Sea Level Rise in Deep History - First Nations Coastal Flood Stories

Date: 
September 21, 2017 - 7:00pm to 9:00pm

Location

Asia Pacific Hall, Wosk Centre for Dialogue, Simon Fraser University
580 West Hastings
Vancouver , BC

SeaLevelRise-Series-Logos.115059.png

Who will be tending your garden when the ocean rises? An octopus? A sea star?

SFU's Adaptation to Climate Change Team (ACT), the Pacific Water Research Centre in Faculty of Environment and Dialogue Programs in partnership with the Pacific Institute for Climate Solutions, the City of Vancouver, Vancouver Board of Parks and Recreation and the Vancouver Aquarium are pleased to invite you to the second talk in the Octopus’s Garden Series featuring Squamish Chief Ian Campbell and Haida elder Captain Gold who will share stories from their nations' history followed by discussion.

This talk is free and open to the public.

Chief Ian Campbell, Squamish Nation
Chief Ian Campbell or Xalek, his ancestral name and Sekyu Siyam his Chieftain name is from the village of K’ik’elxn (Port Mellon) on the west side of Howe Sound. He is one of sixteen Hereditary Chiefs of the Squamish Nation and is in his second term as an elected Councillor for the Squamish Nation Chiefs and Council, appointed as a Political Spokesperson. Since 1999 Chief Campbell has been the Cultural Ambassador and Negotiator for the Intergovernmental Relations Department of the Squamish Nation.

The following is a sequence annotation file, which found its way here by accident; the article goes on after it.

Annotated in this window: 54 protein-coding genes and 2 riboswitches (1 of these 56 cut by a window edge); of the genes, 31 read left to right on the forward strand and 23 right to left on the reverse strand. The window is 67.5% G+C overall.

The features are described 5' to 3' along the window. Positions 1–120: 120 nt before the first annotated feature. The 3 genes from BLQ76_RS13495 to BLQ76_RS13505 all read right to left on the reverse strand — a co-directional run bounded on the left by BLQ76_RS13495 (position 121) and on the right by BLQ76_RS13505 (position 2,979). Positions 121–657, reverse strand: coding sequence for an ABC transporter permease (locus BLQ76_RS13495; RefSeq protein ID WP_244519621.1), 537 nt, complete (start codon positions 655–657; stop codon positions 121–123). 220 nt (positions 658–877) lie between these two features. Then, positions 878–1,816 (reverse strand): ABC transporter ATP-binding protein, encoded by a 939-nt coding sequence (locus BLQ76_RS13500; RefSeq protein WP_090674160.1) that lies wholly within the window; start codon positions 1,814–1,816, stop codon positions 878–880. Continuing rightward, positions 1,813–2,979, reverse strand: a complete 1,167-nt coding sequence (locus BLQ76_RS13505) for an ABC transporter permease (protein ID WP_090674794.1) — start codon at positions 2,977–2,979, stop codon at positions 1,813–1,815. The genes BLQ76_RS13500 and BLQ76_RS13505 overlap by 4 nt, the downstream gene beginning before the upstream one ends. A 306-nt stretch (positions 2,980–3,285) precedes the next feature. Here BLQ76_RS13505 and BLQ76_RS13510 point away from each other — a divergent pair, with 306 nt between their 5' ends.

Captain Gold, elder, Haida Historian, author and visionary
Captain Gold was born in the Skidegate Haida Village in 1942 with the English name of Richard Wilson. He was raised among the Haida Elders whose lifestyle of living with Mother nature is one he still follows today. He is the original Haida watchman, a program that respects traditional Haida laws and monitors and protects the lands and waters of their territory to ensure a vibrant future for generations to come. Captain Gold is also an artist, author and Haida historian.

Reservations: The talk is free and open to the public. Reservations are recommended as seating is limited. Reserve your seat.

This event is part of the The Octopus's Garden: Planning for Sea Level Rise series of talks, hosted by the SFU Pacific Water Research Centre, the City of Vancouver, the Vancouver Aquarium and the Pacific Institute for Climate Solutions.